Today, only 10 percent of public dollars spent on addiction treatment goes to adolescents even though 90 percent of alcohol/drug use and abuse starts between the ages of 12 and 20. Unfortunately, only one in 17 adolescent addicts and only one in 22 young adults will ever receive treatment for their disease.
But a life of active recovery is achievable for young people when they have access to the right support systems they need to succeed. Studies show that after one to three years of abstinence, two-thirds stay sober the following year. After four years of abstinence, nearly 90% stay sober the following year. Clearly, the odds are tipped greatly in favor of long-term, sustained recovery for young people who can reach the four-year mark.
How can we help more young people launch a life of sustained and active recovery? By listening to those who have already done so—our YPR leaders. For the first time, we have a generation of young people who got sober in their teens and 20s who do not wish to remain anonymous about their personal stories but rather want to leverage their experiences and spread their successes to others by replicating the support programs that keep them in recovery. And what YPRs tell us is that young people are more successful in sustaining their sobriety when recovery is completely integrated into all aspects of their lives: housing, school, social lives, and beyond.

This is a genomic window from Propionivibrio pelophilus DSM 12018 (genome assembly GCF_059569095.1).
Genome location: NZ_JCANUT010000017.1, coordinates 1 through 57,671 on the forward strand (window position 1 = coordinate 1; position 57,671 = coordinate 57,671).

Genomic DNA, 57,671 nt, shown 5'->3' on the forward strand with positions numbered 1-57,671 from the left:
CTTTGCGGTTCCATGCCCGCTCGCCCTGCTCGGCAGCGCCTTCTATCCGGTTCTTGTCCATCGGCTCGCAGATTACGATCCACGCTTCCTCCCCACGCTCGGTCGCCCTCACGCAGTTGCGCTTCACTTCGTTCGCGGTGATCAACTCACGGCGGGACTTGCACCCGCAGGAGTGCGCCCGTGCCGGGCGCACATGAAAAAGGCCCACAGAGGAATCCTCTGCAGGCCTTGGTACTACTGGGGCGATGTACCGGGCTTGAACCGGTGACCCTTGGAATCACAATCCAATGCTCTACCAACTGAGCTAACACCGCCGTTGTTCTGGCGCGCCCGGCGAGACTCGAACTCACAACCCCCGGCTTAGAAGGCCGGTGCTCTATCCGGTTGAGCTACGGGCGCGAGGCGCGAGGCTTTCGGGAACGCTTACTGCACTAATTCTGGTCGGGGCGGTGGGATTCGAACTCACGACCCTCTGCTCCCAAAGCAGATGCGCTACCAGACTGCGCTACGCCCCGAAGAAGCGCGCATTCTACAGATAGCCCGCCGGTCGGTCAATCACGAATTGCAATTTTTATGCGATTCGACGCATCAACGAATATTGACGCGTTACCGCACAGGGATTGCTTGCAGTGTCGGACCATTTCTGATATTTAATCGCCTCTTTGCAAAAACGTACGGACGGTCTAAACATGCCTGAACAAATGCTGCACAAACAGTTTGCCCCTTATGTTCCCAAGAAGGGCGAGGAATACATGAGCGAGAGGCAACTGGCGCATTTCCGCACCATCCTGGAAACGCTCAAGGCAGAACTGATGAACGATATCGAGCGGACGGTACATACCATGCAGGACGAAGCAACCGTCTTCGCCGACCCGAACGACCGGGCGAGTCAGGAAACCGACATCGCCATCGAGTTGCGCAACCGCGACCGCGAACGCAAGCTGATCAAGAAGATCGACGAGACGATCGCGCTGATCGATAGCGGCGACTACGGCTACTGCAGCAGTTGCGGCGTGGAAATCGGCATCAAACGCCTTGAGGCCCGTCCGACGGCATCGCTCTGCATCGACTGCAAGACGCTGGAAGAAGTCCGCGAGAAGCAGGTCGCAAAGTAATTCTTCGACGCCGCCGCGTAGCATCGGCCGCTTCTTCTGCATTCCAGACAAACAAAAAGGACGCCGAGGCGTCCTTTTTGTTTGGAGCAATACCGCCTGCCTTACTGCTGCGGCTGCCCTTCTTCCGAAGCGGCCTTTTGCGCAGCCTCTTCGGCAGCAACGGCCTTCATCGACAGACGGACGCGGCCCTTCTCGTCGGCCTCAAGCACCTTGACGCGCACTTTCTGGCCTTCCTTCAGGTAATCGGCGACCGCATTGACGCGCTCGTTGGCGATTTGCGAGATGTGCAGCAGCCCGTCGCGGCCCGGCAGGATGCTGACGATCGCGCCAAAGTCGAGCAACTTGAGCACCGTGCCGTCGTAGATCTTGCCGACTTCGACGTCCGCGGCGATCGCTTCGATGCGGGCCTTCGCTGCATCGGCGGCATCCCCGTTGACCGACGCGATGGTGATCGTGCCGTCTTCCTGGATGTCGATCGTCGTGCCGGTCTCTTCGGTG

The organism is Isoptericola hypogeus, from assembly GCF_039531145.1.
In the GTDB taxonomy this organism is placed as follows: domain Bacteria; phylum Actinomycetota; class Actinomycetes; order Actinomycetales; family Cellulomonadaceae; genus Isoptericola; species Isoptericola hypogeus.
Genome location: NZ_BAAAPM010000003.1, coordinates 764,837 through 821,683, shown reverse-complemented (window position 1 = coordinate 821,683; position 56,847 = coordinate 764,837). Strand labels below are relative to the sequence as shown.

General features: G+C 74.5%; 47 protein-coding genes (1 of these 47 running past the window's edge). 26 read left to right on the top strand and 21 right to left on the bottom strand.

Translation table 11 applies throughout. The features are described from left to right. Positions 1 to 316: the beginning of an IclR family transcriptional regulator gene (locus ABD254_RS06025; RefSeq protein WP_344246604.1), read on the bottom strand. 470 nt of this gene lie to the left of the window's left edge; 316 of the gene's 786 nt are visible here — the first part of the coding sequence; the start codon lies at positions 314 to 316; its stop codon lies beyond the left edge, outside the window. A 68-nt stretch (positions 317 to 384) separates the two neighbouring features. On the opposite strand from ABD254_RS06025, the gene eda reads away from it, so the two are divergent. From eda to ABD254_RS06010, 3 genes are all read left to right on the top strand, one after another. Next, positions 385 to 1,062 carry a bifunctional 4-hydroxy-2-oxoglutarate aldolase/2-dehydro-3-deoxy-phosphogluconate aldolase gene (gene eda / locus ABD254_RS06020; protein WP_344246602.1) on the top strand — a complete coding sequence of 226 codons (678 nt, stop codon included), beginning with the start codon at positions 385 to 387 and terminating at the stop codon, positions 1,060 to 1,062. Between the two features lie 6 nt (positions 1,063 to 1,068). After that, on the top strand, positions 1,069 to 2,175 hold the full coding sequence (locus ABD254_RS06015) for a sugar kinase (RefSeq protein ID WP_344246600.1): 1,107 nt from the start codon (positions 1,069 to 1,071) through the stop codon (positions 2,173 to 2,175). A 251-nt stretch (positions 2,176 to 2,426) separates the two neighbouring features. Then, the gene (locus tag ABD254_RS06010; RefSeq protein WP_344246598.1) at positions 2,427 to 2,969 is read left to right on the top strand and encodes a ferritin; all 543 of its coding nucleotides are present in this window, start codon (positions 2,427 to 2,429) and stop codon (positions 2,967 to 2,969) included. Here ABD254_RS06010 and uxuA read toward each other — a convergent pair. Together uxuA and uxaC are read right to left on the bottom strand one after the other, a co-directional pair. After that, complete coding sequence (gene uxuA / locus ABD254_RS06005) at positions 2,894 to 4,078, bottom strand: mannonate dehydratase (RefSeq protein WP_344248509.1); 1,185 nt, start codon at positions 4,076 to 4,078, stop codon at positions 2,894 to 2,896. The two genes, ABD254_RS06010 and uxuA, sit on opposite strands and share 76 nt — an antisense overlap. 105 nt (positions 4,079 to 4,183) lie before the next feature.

For these reasons, we focus the work of the National Youth Recovery Foundation and Young People in Recovery membership chapters in four areas: improving access to addiction treatment and aftercare; supporting young people in recovery as they continue and complete their educations; assist them as they create sober social and career networks; and advocating for the public policy changes they need to eliminate barriers to long-term, sustained recovery.